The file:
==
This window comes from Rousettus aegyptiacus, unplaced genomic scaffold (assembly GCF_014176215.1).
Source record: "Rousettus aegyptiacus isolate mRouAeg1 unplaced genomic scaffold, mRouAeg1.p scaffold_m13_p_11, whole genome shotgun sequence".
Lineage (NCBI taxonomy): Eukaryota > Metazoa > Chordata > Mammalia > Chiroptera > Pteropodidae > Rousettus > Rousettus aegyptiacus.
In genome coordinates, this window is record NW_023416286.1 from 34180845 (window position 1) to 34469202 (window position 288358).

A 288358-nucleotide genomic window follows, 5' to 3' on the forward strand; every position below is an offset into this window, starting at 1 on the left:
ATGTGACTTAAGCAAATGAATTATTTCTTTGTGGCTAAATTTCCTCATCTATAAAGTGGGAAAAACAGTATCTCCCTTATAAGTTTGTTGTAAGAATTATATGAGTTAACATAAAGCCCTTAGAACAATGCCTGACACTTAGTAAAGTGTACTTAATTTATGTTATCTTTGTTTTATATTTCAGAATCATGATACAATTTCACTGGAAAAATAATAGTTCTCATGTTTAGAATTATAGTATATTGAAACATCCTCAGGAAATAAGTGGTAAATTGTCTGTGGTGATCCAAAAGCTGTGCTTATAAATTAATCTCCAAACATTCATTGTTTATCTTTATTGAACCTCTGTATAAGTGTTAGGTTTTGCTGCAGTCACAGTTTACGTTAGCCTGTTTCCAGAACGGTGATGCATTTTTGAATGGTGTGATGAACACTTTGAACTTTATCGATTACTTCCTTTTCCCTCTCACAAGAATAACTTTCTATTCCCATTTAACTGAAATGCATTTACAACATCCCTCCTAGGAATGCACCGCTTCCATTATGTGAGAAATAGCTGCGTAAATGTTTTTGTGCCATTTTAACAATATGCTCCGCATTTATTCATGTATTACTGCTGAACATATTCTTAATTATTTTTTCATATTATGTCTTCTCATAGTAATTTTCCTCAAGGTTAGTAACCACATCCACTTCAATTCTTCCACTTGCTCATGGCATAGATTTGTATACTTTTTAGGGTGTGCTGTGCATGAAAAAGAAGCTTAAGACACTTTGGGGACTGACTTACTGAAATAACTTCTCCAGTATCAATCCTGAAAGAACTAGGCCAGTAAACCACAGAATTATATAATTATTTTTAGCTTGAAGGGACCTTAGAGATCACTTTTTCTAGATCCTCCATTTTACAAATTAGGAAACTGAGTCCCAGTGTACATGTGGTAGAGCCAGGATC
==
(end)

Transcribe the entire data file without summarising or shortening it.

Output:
This window comes from Rousettus aegyptiacus, unplaced genomic scaffold (assembly GCF_014176215.1).
Source record: "Rousettus aegyptiacus isolate mRouAeg1 unplaced genomic scaffold, mRouAeg1.p scaffold_m13_p_11, whole genome shotgun sequence".
Lineage (NCBI taxonomy): Eukaryota > Metazoa > Chordata > Mammalia > Chiroptera > Pteropodidae > Rousettus > Rousettus aegyptiacus.
In genome coordinates, this window is record NW_023416286.1 from 34180845 (window position 1) to 34469202 (window position 288358).

A 288358-nucleotide genomic window follows, 5' to 3' on the forward strand; every position below is an offset into this window, starting at 1 on the left:
ATGTGACTTAAGCAAATGAATTATTTCTTTGTGGCTAAATTTCCTCATCTATAAAGTGGGAAAAACAGTATCTCCCTTATAAGTTTGTTGTAAGAATTATATGAGTTAACATAAAGCCCTTAGAACAATGCCTGACACTTAGTAAAGTGTACTTAATTTATGTTATCTTTGTTTTATATTTCAGAATCATGATACAATTTCACTGGAAAAATAATAGTTCTCATGTTTAGAATTATAGTATATTGAAACATCCTCAGGAAATAAGTGGTAAATTGTCTGTGGTGATCCAAAAGCTGTGCTTATAAATTAATCTCCAAACATTCATTGTTTATCTTTATTGAACCTCTGTATAAGTGTTAGGTTTTGCTGCAGTCACAGTTTACGTTAGCCTGTTTCCAGAACGGTGATGCATTTTTGAATGGTGTGATGAACACTTTGAACTTTATCGATTACTTCCTTTTCCCTCTCACAAGAATAACTTTCTATTCCCATTTAACTGAAATGCATTTACAACATCCCTCCTAGGAATGCACCGCTTCCATTATGTGAGAAATAGCTGCGTAAATGTTTTTGTGCCATTTTAACAATATGCTCCGCATTTATTCATGTATTACTGCTGAACATATTCTTAATTATTTTTTCATATTATGTCTTCTCATAGTAATTTTCCTCAAGGTTAGTAACCACATCCACTTCAATTCTTCCACTTGCTCATGGCATAGATTTGTATACTTTTTAGGGTGTGCTGTGCATGAAAAAGAAGCTTAAGACACTTTGGGGACTGACTTACTGAAATAACTTCTCCAGTATCAATCCTGAAAGAACTAGGCCAGTAAACCACAGAATTATATAATTATTTTTAGCTTGAAGGGACCTTAGAGATCACTTTTTCTAGATCCTCCATTTTACAAATTAGGAAACTGAGTCCCAGTGTACATGTGGTAGAGCCAGGATC